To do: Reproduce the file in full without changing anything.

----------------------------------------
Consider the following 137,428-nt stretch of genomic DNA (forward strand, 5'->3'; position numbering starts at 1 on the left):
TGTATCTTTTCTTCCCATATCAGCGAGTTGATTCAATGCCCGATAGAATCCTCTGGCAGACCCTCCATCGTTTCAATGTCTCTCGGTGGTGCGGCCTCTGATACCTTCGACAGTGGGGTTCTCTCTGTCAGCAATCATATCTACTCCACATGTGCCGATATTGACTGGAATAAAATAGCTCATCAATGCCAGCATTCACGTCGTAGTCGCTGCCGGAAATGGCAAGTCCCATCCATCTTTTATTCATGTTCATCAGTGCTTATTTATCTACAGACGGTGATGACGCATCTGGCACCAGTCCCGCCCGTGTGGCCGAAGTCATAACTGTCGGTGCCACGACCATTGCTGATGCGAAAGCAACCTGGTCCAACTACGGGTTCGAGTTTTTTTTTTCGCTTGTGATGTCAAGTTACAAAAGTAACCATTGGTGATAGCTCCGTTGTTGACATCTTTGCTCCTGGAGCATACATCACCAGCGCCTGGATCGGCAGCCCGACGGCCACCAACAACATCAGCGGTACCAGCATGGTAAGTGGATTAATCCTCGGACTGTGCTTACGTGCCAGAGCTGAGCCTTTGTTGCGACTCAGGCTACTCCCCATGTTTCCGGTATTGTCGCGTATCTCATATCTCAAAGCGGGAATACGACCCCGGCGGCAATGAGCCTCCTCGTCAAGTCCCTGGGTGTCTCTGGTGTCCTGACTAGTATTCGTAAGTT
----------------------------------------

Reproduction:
Consider the following 137,428-nt stretch of genomic DNA (forward strand, 5'->3'; position numbering starts at 1 on the left):
TGTATCTTTTCTTCCCATATCAGCGAGTTGATTCAATGCCCGATAGAATCCTCTGGCAGACCCTCCATCGTTTCAATGTCTCTCGGTGGTGCGGCCTCTGATACCTTCGACAGTGGGGTTCTCTCTGTCAGCAATCATATCTACTCCACATGTGCCGATATTGACTGGAATAAAATAGCTCATCAATGCCAGCATTCACGTCGTAGTCGCTGCCGGAAATGGCAAGTCCCATCCATCTTTTATTCATGTTCATCAGTGCTTATTTATCTACAGACGGTGATGACGCATCTGGCACCAGTCCCGCCCGTGTGGCCGAAGTCATAACTGTCGGTGCCACGACCATTGCTGATGCGAAAGCAACCTGGTCCAACTACGGGTTCGAGTTTTTTTTTTCGCTTGTGATGTCAAGTTACAAAAGTAACCATTGGTGATAGCTCCGTTGTTGACATCTTTGCTCCTGGAGCATACATCACCAGCGCCTGGATCGGCAGCCCGACGGCCACCAACAACATCAGCGGTACCAGCATGGTAAGTGGATTAATCCTCGGACTGTGCTTACGTGCCAGAGCTGAGCCTTTGTTGCGACTCAGGCTACTCCCCATGTTTCCGGTATTGTCGCGTATCTCATATCTCAAAGCGGGAATACGACCCCGGCGGCAATGAGCCTCCTCGTCAAGTCCCTGGGTGTCTCTGGTGTCCTGACTAGTATTCGTAAGTT